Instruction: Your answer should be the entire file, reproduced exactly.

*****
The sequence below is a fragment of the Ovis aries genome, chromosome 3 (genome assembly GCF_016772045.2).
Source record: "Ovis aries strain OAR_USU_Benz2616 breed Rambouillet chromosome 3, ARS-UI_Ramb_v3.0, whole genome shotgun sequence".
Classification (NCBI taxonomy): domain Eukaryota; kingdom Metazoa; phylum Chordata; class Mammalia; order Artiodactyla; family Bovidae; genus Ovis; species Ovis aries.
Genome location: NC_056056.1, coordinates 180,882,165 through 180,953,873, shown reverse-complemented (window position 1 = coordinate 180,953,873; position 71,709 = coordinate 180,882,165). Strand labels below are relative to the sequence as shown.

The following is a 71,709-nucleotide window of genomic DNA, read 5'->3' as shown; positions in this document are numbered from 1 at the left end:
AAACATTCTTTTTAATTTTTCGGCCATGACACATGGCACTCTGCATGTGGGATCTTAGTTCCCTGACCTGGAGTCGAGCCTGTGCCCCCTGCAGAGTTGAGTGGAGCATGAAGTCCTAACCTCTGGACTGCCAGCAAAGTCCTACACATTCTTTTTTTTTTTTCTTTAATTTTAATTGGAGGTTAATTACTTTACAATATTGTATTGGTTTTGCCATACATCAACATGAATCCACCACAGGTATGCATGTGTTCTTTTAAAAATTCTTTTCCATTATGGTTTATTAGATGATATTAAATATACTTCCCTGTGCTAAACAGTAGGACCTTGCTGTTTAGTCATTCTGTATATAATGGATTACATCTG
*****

The sequence below is a fragment of the Ovis aries genome, chromosome 3 (genome assembly GCF_016772045.2).
Source record: "Ovis aries strain OAR_USU_Benz2616 breed Rambouillet chromosome 3, ARS-UI_Ramb_v3.0, whole genome shotgun sequence".
Classification (NCBI taxonomy): domain Eukaryota; kingdom Metazoa; phylum Chordata; class Mammalia; order Artiodactyla; family Bovidae; genus Ovis; species Ovis aries.
Genome location: NC_056056.1, coordinates 180,882,165 through 180,953,873, shown reverse-complemented (window position 1 = coordinate 180,953,873; position 71,709 = coordinate 180,882,165). Strand labels below are relative to the sequence as shown.

The following is a 71,709-nucleotide window of genomic DNA, read 5'->3' as shown; positions in this document are numbered from 1 at the left end:
AAACATTCTTTTTAATTTTTCGGCCATGACACATGGCACTCTGCATGTGGGATCTTAGTTCCCTGACCTGGAGTCGAGCCTGTGCCCCCTGCAGAGTTGAGTGGAGCATGAAGTCCTAACCTCTGGACTGCCAGCAAAGTCCTACACATTCTTTTTTTTTTTTCTTTAATTTTAATTGGAGGTTAATTACTTTACAATATTGTATTGGTTTTGCCATACATCAACATGAATCCACCACAGGTATGCATGTGTTCTTTTAAAAATTCTTTTCCATTATGGTTTATTAGATGATATTAAATATACTTCCCTGTGCTAAACAGTAGGACCTTGCTGTTTAGTCATTCTGTATATAATGGATTACATCTG